LGBTQ Genealogy – Part 6

Using the term “Partner” in Census Records

The term “Partner” was used in State and Federal census enumerations in the 20th Century. An example is the 1915 New York census entry for Anne Clark and Adele Albro, enumerated as Partners.

Use of the term “Partner” was vaguely defined in 1915 Instructions to Enumerators and reads as “If two or more persons share a common abode as partners, write “head” for one and “partner” for the other.” (See Image 1.) Equally vague are the 1940 U.S. Census instructions, which were similar to instructions from prior years. “If two or more persons who are not related by blood or marriage share a common dwelling unit as partners, write head for one and partner for the other or others.”

Using Steve Morse’s census search tool, I was able to quantify how many times the term partner was used in 20th-century census records.  It appears anywhere between 78,000 to 185,000 times.

Census Year No. of Partners
1940 185,708
1930 78,915
1920 80,141
1910 112,256
1900 98,374

However, investigating these records leads to several examples where “Partner” was used for convents. In London, Madison, Ohio in the 1940 U.S. Census we find an example of four nuns living together. The first is listed as “Head” and the others are “Partners”.  Sister Mary Charles is enumerated as head of household. Sister Mary Baptist, Sister Mary Anastasia and Sister Mary Paschal are all listed as “Partner”.

The term “Partner” is used to describe the relationship of movie stars Randolph Scott & Cary Grant in their 1940 enumeration. (See Image 2).  These leading men met in 1932 and lived together for 12 years in a beach house dubbed “Bachelor Hall” by powerful Hollywood studios, which controlled their public and private lives. They always denied being lovers though rumors about their relationship persist. In the 1940 Census, Randolph is the Head and Cary is shown as Partner. (See Image 3.)

As with all evidence, genealogists will need to interpret and analyze each piece for ourselves and our family’s story. The Enumeration of Scott & Grant is consistent with instructions for Census workers. Only considering other evidence will we be able to put “partner” into the appropriate context.

The term “Partner” is not a completely reliable means of identifying same-sex couples in the census, but it has been used by enumerators, so look for it in your searches.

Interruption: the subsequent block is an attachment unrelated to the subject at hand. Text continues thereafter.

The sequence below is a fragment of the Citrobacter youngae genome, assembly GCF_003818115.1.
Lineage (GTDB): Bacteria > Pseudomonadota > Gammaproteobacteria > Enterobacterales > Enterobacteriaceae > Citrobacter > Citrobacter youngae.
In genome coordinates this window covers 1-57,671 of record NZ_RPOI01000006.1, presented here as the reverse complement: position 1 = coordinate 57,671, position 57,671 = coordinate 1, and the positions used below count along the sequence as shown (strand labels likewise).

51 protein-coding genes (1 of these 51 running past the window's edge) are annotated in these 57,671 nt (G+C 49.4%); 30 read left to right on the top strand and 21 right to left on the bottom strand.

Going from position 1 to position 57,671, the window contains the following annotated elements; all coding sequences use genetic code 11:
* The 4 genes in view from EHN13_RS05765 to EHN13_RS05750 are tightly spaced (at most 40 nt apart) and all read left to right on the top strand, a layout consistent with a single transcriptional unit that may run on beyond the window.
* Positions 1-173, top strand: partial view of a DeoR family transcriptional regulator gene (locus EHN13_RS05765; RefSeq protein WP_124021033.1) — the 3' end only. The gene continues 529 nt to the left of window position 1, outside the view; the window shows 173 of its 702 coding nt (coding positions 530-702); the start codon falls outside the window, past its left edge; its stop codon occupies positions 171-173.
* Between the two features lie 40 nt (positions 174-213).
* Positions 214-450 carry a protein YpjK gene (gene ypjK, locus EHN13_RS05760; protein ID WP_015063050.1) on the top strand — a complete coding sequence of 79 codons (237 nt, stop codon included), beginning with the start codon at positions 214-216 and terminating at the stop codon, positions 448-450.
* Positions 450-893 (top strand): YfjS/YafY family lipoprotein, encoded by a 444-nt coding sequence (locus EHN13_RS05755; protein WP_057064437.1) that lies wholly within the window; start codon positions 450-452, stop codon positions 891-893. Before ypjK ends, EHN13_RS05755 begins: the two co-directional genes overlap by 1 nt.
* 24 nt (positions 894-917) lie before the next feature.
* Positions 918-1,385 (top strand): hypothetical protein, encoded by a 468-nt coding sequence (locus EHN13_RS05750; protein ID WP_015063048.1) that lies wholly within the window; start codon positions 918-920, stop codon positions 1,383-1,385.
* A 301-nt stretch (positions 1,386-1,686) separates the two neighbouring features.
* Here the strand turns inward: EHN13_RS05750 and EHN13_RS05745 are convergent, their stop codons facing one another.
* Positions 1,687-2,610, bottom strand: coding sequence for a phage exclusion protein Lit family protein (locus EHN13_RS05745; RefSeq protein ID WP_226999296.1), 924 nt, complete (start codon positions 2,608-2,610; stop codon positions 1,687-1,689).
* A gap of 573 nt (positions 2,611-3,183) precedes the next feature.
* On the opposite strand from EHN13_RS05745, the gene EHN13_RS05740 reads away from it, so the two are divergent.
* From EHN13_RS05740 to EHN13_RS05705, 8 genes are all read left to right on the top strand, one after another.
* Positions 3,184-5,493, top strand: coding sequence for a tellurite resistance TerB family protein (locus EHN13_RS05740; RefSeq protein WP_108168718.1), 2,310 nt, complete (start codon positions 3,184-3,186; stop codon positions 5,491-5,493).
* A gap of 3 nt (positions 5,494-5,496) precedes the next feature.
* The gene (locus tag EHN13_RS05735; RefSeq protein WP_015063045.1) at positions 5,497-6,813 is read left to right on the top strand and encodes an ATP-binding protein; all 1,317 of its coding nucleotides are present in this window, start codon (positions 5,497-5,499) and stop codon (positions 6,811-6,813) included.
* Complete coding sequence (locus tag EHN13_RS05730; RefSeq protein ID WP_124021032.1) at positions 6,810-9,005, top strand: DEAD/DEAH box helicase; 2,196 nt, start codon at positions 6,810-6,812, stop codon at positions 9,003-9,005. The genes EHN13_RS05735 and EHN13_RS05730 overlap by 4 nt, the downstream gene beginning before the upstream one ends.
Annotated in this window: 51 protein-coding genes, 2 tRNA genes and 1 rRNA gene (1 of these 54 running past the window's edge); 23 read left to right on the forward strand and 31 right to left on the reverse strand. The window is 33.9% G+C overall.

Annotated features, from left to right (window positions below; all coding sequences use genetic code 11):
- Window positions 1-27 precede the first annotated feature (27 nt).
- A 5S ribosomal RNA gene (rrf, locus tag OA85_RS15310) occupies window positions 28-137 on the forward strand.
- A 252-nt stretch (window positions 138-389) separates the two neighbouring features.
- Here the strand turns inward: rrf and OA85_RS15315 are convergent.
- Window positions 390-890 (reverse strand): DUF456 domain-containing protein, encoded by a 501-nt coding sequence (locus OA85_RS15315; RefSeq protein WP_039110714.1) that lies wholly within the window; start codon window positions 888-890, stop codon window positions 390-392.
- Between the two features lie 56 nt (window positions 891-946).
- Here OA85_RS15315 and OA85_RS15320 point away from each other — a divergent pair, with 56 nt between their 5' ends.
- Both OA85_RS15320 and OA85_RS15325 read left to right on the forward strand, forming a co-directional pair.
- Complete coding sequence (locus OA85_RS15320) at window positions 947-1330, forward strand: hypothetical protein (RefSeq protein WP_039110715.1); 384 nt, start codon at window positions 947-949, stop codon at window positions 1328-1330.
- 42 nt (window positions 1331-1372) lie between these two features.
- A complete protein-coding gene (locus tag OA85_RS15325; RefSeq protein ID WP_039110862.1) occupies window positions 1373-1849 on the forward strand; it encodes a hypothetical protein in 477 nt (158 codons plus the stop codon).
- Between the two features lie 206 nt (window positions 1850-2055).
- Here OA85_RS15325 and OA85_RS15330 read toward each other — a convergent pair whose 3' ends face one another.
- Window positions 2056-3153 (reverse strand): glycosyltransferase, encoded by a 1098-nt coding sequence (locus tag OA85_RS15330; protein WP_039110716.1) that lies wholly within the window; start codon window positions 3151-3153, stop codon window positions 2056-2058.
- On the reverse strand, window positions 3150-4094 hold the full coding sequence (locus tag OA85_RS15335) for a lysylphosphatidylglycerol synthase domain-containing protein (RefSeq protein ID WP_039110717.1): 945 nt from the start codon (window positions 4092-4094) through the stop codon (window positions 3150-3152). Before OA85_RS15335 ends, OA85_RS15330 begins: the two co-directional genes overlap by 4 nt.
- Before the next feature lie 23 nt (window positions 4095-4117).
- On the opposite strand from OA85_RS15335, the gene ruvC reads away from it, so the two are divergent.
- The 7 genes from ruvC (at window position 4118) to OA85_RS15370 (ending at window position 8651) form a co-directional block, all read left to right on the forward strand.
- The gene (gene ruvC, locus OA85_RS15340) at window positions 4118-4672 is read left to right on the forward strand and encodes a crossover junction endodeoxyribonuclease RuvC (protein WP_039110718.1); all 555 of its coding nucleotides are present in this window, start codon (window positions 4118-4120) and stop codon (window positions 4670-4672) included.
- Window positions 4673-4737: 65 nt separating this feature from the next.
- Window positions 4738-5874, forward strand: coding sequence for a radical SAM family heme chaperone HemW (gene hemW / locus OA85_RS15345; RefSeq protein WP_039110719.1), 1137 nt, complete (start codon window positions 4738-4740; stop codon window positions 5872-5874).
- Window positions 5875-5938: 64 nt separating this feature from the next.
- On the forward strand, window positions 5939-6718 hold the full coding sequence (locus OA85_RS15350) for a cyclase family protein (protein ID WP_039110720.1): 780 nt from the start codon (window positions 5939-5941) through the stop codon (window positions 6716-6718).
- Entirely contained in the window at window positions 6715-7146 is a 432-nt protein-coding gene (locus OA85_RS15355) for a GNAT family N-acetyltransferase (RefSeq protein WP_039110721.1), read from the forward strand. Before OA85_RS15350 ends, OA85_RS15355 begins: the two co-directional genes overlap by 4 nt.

State of New York, Census of 1915 – Instructions to Enumerators (Woodgate History: State of New York, 1915), page 17; digital images, Woodgate History Library).
1940 U.S. Census, Santa Monica, Los Angeles, California, pop. sch., Roll: m-t0627-00256, enumeration district (ED) 19-765, Page: 20B, Household ID 1018, Randolph Scott and Cary Grant; digital images, 
By |2019-01-14T06:33:23+00:00January 15th, 2019|Categories: LGBTQ Genealogy|Tags: , |


  1. Lisa Gorrell January 17, 2019 at 6:19 am - Reply

    My grandmother lived with her four children and another woman in Cucamonga, San Bernardino, California in 1940. She is head and the other woman was listed as partner. When I asked my aunts about this woman, they said she was a co-worker at a cafe. The meaning here was clearly that two unrelated adults were living in the same abode. Two months later my grandmother and children were in Napa, California. Loving your series!

  2. Diane January 20, 2019 at 8:13 am - Reply

    Thank you for your posts on this topic. I do both historical and genealogical research and have run into several instances where I strongly suspect that an individual was in a same sex relationship. I look forward to learning more about documenting and analyzing the evidence. I have also struggled with the how’s and why’s of including this information so I appreciate your very thoughtful comments on the topic.

    I am particularly drawn to a great uncle who I believe isolated himself from the family for this very reason although at this point, I have very little if any evidence to point to. Can we learn from this, or otherwise provide information which is helpful to current and future generations. Should we account for what we may presume to have been the person’s desire to be private about their personal life?? Is speculation helpful here at all? I am also researching a historical figure, and the evidence there seems fairly substantial (lived and buried together) from the late 19th century to the early 20th century.

    Again so many questions so I really appreciate learning more from you about this.


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